Friday, April 2, 2010
Katherine Trisolini (UCLA) has posted All Hands on Deck: Local Governments and the Potential for Bidirectional Climate Change Regulation, Stanford Law Review, Vol. 62, p. 669 (2010). The abstract:
In line with accepted theories of environmental law, many prominent environmental law scholars have dismissed the climate change plans of U.S. cities and other local governments, presuming that these efforts will have no more than a trivial effect on greenhouse gas emissions. Drawing upon economic theories, others find local “piecemeal” efforts not only ineffective, but also potentially harmful to the prospects for a successful national emissions reduction program. In contrast, this Article argues that local governments have core regulatory powers in domains that will prove critical to a comprehensive response to climate change. Following a trend in scholarship that moves away from rigid prescriptions for either centralized or decentralized environmental regulation, this Article envisions local governments as important players in a multilevel governmental effort that regulates greenhouse gas emissions from the bottom up and the top down.
This blog is an Amazon affiliate. Help support Land Use Prof Blog by making purchases through Amazon links on this site at no cost to you.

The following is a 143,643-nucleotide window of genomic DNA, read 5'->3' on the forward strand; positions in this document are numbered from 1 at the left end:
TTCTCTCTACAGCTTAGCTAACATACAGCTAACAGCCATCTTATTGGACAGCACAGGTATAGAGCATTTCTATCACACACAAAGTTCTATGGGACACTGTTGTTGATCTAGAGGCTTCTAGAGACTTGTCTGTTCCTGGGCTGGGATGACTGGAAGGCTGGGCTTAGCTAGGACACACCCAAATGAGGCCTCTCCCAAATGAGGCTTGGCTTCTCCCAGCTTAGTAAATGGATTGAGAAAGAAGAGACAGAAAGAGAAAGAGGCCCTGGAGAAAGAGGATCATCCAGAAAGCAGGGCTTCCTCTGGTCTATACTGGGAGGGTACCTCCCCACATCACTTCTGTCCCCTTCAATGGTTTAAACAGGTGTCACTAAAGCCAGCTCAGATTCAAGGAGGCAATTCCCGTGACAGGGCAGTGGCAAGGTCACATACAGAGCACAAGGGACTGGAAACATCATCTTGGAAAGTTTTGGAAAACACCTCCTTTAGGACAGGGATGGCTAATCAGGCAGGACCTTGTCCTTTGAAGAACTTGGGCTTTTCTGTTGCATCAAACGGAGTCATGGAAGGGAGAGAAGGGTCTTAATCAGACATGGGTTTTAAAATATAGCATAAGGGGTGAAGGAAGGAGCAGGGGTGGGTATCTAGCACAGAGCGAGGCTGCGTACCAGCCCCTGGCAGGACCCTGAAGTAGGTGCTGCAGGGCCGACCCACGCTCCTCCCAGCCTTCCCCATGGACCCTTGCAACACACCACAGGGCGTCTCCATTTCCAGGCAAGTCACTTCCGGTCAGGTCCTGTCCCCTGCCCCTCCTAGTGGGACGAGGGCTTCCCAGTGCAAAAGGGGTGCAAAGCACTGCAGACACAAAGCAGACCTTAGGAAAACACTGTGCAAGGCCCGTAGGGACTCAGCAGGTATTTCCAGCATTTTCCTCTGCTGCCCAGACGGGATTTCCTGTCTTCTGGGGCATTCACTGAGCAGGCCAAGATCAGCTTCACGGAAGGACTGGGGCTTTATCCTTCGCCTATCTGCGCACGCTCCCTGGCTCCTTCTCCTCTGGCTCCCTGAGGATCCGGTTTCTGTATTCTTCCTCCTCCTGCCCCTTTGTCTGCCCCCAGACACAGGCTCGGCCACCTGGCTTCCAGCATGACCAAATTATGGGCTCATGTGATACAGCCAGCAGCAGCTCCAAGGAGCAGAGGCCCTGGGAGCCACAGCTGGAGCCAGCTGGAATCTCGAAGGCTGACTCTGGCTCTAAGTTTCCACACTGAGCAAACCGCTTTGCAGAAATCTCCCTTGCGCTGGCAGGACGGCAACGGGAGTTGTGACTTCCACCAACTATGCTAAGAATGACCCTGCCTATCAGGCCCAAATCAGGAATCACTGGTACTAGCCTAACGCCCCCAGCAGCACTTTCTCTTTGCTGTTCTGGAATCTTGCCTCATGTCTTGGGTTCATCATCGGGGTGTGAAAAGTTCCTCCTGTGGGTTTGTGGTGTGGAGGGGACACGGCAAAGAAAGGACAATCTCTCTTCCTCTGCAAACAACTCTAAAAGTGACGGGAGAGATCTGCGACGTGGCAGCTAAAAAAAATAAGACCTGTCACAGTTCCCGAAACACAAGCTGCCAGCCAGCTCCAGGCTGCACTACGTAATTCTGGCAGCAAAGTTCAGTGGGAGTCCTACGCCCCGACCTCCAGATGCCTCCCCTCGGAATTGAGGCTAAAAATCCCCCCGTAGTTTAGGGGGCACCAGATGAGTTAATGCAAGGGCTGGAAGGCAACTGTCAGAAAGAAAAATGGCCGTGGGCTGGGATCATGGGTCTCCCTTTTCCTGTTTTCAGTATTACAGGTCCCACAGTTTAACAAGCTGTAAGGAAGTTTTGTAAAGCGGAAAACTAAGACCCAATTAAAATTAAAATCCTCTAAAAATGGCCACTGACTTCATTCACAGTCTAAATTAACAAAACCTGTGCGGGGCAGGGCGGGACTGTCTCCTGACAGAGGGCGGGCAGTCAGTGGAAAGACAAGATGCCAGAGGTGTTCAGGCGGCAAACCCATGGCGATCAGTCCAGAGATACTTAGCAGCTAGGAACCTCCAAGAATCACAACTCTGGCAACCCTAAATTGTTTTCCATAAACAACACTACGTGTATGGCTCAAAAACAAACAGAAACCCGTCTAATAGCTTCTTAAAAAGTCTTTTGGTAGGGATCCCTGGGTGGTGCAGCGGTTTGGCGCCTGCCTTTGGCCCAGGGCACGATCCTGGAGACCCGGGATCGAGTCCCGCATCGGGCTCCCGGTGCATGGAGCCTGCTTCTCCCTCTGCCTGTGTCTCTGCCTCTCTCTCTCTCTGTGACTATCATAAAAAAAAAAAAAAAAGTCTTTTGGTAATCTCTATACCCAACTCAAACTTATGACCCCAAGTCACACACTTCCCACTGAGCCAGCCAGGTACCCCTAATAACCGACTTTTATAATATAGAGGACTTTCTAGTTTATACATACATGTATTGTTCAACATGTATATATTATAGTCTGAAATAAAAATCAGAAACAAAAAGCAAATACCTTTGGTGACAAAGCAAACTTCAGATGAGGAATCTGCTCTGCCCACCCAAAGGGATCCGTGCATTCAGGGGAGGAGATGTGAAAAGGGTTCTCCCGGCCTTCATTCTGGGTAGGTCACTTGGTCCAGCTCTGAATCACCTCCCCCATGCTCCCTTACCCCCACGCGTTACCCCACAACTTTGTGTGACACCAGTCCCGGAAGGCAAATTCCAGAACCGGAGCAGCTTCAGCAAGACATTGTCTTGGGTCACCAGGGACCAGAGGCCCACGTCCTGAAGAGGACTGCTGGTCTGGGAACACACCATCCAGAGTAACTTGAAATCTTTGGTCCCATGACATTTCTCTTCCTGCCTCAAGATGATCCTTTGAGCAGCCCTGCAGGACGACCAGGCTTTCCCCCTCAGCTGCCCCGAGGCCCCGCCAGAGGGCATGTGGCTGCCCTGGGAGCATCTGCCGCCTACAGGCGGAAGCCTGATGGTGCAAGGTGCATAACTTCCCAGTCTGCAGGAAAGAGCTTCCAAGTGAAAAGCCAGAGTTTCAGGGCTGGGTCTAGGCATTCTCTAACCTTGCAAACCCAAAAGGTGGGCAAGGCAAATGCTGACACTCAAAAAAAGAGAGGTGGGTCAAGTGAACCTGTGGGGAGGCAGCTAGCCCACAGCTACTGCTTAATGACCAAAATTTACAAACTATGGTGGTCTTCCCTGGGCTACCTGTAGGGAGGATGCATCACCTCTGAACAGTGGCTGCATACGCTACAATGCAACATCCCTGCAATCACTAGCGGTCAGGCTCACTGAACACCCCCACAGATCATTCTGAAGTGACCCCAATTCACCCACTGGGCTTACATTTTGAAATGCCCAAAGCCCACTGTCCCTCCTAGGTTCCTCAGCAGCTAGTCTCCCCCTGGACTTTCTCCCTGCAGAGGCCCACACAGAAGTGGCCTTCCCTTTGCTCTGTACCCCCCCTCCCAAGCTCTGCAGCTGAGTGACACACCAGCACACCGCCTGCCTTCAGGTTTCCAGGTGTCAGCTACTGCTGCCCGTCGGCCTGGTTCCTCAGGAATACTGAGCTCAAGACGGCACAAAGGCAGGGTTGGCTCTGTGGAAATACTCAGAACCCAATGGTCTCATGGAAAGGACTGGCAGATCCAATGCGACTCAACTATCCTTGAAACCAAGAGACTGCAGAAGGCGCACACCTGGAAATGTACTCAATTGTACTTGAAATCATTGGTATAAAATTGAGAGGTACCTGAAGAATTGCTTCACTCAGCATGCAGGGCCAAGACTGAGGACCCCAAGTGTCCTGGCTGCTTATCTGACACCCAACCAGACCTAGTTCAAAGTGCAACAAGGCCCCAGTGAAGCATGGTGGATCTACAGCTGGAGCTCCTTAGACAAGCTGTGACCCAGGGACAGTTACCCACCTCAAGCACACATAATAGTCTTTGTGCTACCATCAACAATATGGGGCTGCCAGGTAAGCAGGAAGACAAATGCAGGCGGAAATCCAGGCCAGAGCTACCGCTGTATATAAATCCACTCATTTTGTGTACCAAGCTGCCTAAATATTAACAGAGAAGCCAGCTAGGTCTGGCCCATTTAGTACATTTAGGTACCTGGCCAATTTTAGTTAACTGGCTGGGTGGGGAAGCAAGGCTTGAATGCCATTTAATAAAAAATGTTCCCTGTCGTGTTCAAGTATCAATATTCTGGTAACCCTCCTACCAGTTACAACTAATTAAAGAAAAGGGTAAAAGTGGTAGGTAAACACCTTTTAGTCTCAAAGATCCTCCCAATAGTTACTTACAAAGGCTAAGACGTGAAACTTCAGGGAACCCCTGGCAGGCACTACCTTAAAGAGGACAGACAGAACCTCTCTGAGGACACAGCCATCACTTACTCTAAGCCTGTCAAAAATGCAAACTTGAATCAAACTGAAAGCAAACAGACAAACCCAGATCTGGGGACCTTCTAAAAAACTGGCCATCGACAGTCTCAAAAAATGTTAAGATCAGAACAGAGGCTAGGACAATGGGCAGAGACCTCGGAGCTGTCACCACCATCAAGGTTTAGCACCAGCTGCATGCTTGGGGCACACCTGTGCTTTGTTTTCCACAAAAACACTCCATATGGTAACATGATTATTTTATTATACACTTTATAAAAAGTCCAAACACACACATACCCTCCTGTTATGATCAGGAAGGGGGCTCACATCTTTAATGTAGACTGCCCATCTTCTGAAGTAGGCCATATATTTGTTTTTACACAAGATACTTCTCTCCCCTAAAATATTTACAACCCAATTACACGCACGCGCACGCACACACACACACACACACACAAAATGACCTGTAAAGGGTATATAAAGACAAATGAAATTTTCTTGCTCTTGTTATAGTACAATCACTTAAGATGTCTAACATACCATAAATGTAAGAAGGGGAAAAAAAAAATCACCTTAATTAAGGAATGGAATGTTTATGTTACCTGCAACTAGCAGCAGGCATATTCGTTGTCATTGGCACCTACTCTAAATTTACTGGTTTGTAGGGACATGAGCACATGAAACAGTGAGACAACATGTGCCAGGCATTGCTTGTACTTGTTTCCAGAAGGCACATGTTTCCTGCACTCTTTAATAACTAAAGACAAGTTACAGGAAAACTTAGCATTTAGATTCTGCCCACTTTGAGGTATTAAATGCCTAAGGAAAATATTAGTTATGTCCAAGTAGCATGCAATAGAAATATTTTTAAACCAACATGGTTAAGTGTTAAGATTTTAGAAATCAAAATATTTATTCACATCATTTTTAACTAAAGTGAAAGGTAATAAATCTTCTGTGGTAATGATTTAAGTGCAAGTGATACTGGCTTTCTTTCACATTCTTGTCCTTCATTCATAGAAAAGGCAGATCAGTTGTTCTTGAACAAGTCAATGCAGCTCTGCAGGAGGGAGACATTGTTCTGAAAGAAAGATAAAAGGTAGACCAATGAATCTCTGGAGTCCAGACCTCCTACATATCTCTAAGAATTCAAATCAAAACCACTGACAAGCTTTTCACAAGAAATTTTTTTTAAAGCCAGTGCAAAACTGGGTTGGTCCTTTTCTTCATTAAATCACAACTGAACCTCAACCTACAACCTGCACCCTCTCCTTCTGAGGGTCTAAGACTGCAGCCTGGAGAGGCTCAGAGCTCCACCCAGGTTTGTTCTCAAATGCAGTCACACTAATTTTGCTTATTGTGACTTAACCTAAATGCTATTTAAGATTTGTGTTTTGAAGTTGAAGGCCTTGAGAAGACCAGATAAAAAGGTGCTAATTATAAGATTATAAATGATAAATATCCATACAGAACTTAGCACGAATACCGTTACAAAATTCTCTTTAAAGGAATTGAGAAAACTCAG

- Jamie Baker Roskie on Uber Goes to the State House Seeking Preemption of Local Government Control
- Stephen R. Miller on Why are building inspectors so often on the take?
- Josh Hightree on What makes people leave rural areas, and what makes them stay
- Jessica Shoemaker on What makes people leave rural areas, and what makes them stay
- Jamie Baker Roskie on Why are building inspectors so often on the take?
- What to make of the fierce new debate over the efficacy of California's energy codes?
- The W&L Top 100 Law Review Rankings and the Land Use Law Scholar
- CFP: 2015 Future of Places Conference (lead-in to Habitat III) in Stockholm: Deadline of April 15
- Water Down Under: A Report from Australia by Barbara Cosens: Post 7: Conjunctive Management Down Under
- Interior unveils final rule governing fracking regulations on public lands